4. Turn on your Rhythm+ and follow steps 19-22 above.

The above method actually works with any version of firmware HEX file that you are able to obtain.


Update 20180112: I tried installing Fitness Utility 1.4.1.ipa with iFunBox instead of iTunes, and it also works. Launch iFunBox with your phone connected to your computer, and install the app by clicking the Install App(*.ipa) from the main screen. Firmware 2.4: scosche-rhythmplus-2_4.zip

 

Downloads:
iTunes 12.6.3 (allows App installs): https://support.apple.com/en-us/HT208079

 

Previous article: HowTo: Upgrade Scosche Rhythm+ Firmware

Programming OpenEVSE with a Serial Cable instead of Hardware Programmer

Typically, OpenEVSE firmwares are flashed into the board using a hardware programmer, such as a USBasp. In the past, this was required, because the firmware had grown so large that there was no space left in the ATMega328P‘s flash to fit in a bootloader. However, the latest versions of the AVR tools that come with Arduino have shrunken down the binaries to the point that we now have space for a bootloader. Once the bootloader is installed, OpenEVSE can be programmed in exactly the same fashion as an Arduino Pro Mini, via a USB->TTL UART adapter, such as a FTDI cable, using the stk500 (arduino) protocol.

Before we can program the chip with a bootloader, we need to make a minor hardware mod. After a reset, the bootloader waits to see if a new firmware wants to be flashed before proceeding with booting the installed firmware. It is only during this very small time window that the ATMega328P‘s MCU is ready to accept a firmware. In order to trigger a reset via software, we need to connect the DTR pin of the FTDI cable to the RESET pin of the MCU via a .1uF capacitor.

Below is a photo of the mod, done on a Wattzilla C3 board, which is an OpenEVSE variant:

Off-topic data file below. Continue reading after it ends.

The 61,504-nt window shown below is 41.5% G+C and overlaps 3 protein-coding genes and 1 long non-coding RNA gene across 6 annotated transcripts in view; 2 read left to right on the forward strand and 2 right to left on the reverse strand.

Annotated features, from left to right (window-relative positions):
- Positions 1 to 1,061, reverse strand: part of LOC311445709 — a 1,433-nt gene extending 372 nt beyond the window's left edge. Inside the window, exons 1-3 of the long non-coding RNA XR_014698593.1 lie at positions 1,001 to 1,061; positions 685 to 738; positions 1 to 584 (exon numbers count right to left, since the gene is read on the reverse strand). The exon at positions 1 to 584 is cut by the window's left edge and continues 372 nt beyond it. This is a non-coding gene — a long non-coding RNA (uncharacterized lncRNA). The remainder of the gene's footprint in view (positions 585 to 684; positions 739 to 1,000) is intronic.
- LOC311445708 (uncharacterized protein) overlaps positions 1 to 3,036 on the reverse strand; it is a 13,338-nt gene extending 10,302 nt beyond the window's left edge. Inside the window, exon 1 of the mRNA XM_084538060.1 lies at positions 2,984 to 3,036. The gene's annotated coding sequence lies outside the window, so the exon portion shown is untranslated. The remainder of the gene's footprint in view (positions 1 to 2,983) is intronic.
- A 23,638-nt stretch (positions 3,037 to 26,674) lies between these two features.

The DTR pin is on the far left of the 6-pin serial connector. The RESET pin can be accessed at either the left side of R10, as pictured above, or at Pin 5 of the ISP connector (red circle).

Once the hardware mod is in place, we must set the fuses to use a bootloader, and flash in the bootloader, using a hardware programmer. In this example, we will use OptiBoot, because it’s smaller and faster (115200 baud) than the standard Arduino bootloader.

avrdude -c USBasp -B0.5 -p m328p -Uflash:w:optiboot_atmega328.hex -Ulfuse:w:0xFF:m -Uhfuse:w:0xDE:m -Uefuse:w:0x05:m -Ulock:w:0x3F:m

After the bootloader is flashed in, we can thereafter flash in firmwares using just the FTDI cable:

avrdude -carduino -PCOM5 -b115200 -p m328p -Uflash:w:open_evse.hex

Substitute your FTDI cable’s virtual serial port for COM5 above.

For those who are not comfortable with command lines, it’s also possible to use the Arduino IDE to burn the bootloader, and flash in firmwares.

  1. Set your board to Arduino UNO by using the menu to navigate to Tools->Board->Arduino UNO
  2. Select your hardware programmer via Tools->Programmer
  3. Install the bootloader via Tools->Burn Bootloader
  4. Disconnect the hardware programmer, and use Tools->Port to select your FTDI cable’s virtual serial port.

Thereafter, you may flash in your sketches with the upload button. The above procedure will also work with any DIY or other Arduino clone which is not wired for a bootloader. Note that the bootloader takes up 512 bytes, so your maximum sketch size drops from 32768 to 32256 bytes.

 

 

Samsung Refrigerator Noisy Fan – Quick Fix